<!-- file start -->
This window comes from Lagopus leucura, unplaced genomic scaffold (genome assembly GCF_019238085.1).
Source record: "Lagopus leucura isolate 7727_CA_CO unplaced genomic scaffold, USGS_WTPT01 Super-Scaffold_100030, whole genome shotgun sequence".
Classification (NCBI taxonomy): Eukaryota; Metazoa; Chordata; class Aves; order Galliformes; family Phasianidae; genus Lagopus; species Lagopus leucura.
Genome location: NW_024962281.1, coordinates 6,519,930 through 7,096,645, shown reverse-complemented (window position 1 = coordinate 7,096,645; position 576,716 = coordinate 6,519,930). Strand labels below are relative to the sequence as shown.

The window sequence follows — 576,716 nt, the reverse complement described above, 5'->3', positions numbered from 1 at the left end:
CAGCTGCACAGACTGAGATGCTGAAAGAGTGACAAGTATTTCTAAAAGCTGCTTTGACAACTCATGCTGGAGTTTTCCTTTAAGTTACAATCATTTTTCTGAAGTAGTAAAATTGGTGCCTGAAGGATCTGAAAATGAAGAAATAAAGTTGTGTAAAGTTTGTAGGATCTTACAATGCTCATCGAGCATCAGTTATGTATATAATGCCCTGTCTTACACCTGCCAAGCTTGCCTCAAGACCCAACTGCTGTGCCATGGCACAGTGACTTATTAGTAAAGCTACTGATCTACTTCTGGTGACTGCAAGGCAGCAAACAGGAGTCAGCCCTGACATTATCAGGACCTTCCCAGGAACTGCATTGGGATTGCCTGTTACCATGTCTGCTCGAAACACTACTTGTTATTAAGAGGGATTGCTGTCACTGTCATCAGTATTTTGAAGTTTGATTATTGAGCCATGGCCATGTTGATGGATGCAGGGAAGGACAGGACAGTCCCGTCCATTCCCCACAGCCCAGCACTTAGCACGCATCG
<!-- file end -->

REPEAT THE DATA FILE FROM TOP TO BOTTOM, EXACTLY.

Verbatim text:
This window comes from Lagopus leucura, unplaced genomic scaffold (genome assembly GCF_019238085.1).
Source record: "Lagopus leucura isolate 7727_CA_CO unplaced genomic scaffold, USGS_WTPT01 Super-Scaffold_100030, whole genome shotgun sequence".
Classification (NCBI taxonomy): Eukaryota; Metazoa; Chordata; class Aves; order Galliformes; family Phasianidae; genus Lagopus; species Lagopus leucura.
Genome location: NW_024962281.1, coordinates 6,519,930 through 7,096,645, shown reverse-complemented (window position 1 = coordinate 7,096,645; position 576,716 = coordinate 6,519,930). Strand labels below are relative to the sequence as shown.

The window sequence follows — 576,716 nt, the reverse complement described above, 5'->3', positions numbered from 1 at the left end:
CAGCTGCACAGACTGAGATGCTGAAAGAGTGACAAGTATTTCTAAAAGCTGCTTTGACAACTCATGCTGGAGTTTTCCTTTAAGTTACAATCATTTTTCTGAAGTAGTAAAATTGGTGCCTGAAGGATCTGAAAATGAAGAAATAAAGTTGTGTAAAGTTTGTAGGATCTTACAATGCTCATCGAGCATCAGTTATGTATATAATGCCCTGTCTTACACCTGCCAAGCTTGCCTCAAGACCCAACTGCTGTGCCATGGCACAGTGACTTATTAGTAAAGCTACTGATCTACTTCTGGTGACTGCAAGGCAGCAAACAGGAGTCAGCCCTGACATTATCAGGACCTTCCCAGGAACTGCATTGGGATTGCCTGTTACCATGTCTGCTCGAAACACTACTTGTTATTAAGAGGGATTGCTGTCACTGTCATCAGTATTTTGAAGTTTGATTATTGAGCCATGGCCATGTTGATGGATGCAGGGAAGGACAGGACAGTCCCGTCCATTCCCCACAGCCCAGCACTTAGCACGCATCG